At the time, the Sixties, there were, I think, six Roman Catholic boarding schools in England (and all of them public schools - I make the distinction because the two are not synonymous, and, anyway, if I don’t, I am liable to wake up in a few days time to find a dog turd pushed through my letterbox). They were Stoneyhurst, Ampleforth, Downside, Douai, Beaumont and The Oratory School. If I remember, the conventional wisdom was that you put your son down for Stoneyhurst, Ampleforth or Downside, and if they didn’t cut the mustard - that is they were too thick - they would be soaked up by the Oratory. How true or not that is I don’t know. But I do know that many boys at the Oratory had older brothers at the other three schools and were also meant to go there but, for some reason, didn’t.

Quite how Douai and Beaumont fitted into this picture I don’t know, but I do know that Beaumont closed in 1967 and Douai in 1999, but the Oratory didn’t just survive but is now thriving (and now purveying the ‘Catholic Eton’ bullshit). It was at the Oratory that I first came into contact with a certain kind of English middle class life, its values, its pretensions and hagiographies. And that is where Gilbert and Sullivan come in.

To be continued.

But, as a taster, what gave this entry impetus was a friend, a Wednesday night drinking companion at the Brewers Arms, South Petherton, Somerset, bring to my attention the lyrics of a song from The Gondoliers. We were talking about education in Britain, the most recent drive to make sure everyone - and that is everyone - has ‘a degree’ and the very odd way that the admirable drive to ensure no one is disadvantaged in Britain has developed in rather odd ways.

Here are the full lyrics, and below that the parts of them I find particularly telling. It is sung (I think, I’ve never seen the operetta):

DON ALHAMBRA
There lived a King, as I've been told,
In the wonder-working days of old,
When hearts were twice as good as gold,
And twenty times as mellow.
Good-temper triumphed in his face,
And in his heart he found a place
For all the erring human race
And every wretched fellow. 
When he had Rhenish wine to drink
It made him very sad to think
That some, at junket or at jink,
Must be content with toddy. 

MARCOS. and GIUSEPPE
With toddy, must be content with toddy.

DON ALHAMBRA
He wished all men as rich as he
(And he was rich as rich could be),
So to the top of every tree
Promoted everybody.

MARCOS. and GIUSEPPE
Now, that's the kind of King for me.
He wished all men as rich as he,
So to the top of every tree
Promoted everybody!

DON ALHAMBRA
Lord Chancellors were cheap as sprats,
And Bishops in their shovel hats
Were plentiful as tabby cats
In point of fact, too many.
Ambassadors cropped up like hay,
Prime Ministers and such as they
Grew like asparagus in May, 
And Dukes were three a penny.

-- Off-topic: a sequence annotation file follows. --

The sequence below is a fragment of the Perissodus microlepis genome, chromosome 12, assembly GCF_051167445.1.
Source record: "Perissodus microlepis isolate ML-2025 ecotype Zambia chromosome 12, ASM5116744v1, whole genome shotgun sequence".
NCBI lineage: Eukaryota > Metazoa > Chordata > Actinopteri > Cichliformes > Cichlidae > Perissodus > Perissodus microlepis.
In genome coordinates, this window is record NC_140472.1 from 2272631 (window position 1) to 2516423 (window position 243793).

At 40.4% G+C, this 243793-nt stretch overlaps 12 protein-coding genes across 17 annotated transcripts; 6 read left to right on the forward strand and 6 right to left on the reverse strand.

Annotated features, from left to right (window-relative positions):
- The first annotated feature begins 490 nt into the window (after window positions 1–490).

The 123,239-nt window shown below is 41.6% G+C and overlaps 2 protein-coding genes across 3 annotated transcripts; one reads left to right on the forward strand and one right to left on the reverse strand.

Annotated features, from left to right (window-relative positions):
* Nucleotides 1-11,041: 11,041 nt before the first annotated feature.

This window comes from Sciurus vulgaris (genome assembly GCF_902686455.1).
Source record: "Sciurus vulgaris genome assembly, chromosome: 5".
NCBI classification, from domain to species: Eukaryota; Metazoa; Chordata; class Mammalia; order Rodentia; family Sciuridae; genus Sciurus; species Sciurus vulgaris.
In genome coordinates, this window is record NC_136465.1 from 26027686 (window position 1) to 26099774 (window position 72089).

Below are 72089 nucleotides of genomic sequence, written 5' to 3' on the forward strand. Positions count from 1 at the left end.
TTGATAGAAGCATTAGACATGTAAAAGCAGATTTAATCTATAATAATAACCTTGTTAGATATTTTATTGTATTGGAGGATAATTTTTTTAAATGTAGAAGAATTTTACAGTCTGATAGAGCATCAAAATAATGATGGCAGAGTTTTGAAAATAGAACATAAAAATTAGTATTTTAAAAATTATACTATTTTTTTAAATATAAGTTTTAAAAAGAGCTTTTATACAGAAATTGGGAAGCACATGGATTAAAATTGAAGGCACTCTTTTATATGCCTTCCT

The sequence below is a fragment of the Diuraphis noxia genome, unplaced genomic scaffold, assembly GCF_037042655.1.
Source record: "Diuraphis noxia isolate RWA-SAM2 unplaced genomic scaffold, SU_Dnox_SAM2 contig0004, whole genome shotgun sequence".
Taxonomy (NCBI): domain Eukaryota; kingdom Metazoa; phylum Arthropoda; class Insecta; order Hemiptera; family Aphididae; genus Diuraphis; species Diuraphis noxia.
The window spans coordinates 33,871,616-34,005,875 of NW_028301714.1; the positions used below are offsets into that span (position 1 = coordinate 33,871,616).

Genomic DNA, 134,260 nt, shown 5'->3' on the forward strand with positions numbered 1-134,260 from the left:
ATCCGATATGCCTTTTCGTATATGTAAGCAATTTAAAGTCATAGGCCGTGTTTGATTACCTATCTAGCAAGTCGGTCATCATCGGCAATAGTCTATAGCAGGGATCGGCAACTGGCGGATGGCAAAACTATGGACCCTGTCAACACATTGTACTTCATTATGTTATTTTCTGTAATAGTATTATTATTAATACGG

On every side Field-Marshals gleamed,
Small beer were Lords-Lieutenant deemed,
With Admirals the ocean teemed
All round his wide dominions.

MARCOS and GIUSEPPE
All round his wide dominions.

DON ALHAMBRA
And Party Leaders you might meet
In twos and threes in every street
Maintaining, with no little heat,
Their various opinions.

MARCOS. and GIUSEPPE
Now that's a sight you couldn't beat
Two Party Leaders in each street
Maintaining, with no little heat,
Their various opinions.

DON ALHAMBRA
That King, although no one denies
His heart was of abnormal size,
Yet he'd have acted otherwise
If he had been acuter.
The end is easily foretold,
When every blessed thing you hold
Is made of silver, or of gold,
You long for simple pewter.
When you have nothing else to wear
But cloth of gold and satins rare,
For cloth of gold you cease to care
Up goes the price of shoddy.

MARCOS. and GIUSEPPE
Up goes the price of shoddy.

DON ALHAMBRA
In short, whoever you may be
To this conclusion you'll agree
When every one is somebodee,
Then no one's anybody!

MARCOS and GIUSEPPE
Now that's as plain as plain can be,
To this conclusion we agree.

ALL
When every one is somebodee,
Then no one's anybody!

. . .

I shall, as promised, carry on with the above an eventually link up Gilbert and Sullivan and this rather sad lad who was totally at sea in the English ‘middle class’ with all its arcane customs and tribal values. But before I leave you tonight I must, I really must ask: what is the fascination with Francois Hollande?

The statistics detailing who has been reading this blog, where they are based and what in particular has interested them show that this post has been attracting the most attention by far. But why? The man is something of a joke, will never be remembered as a great French president and his most notable distinction is having an over-active dick. But is that really enough to generate such interest, especially as, according to the interest, most of it is coming from the United States, the Ukraine and China.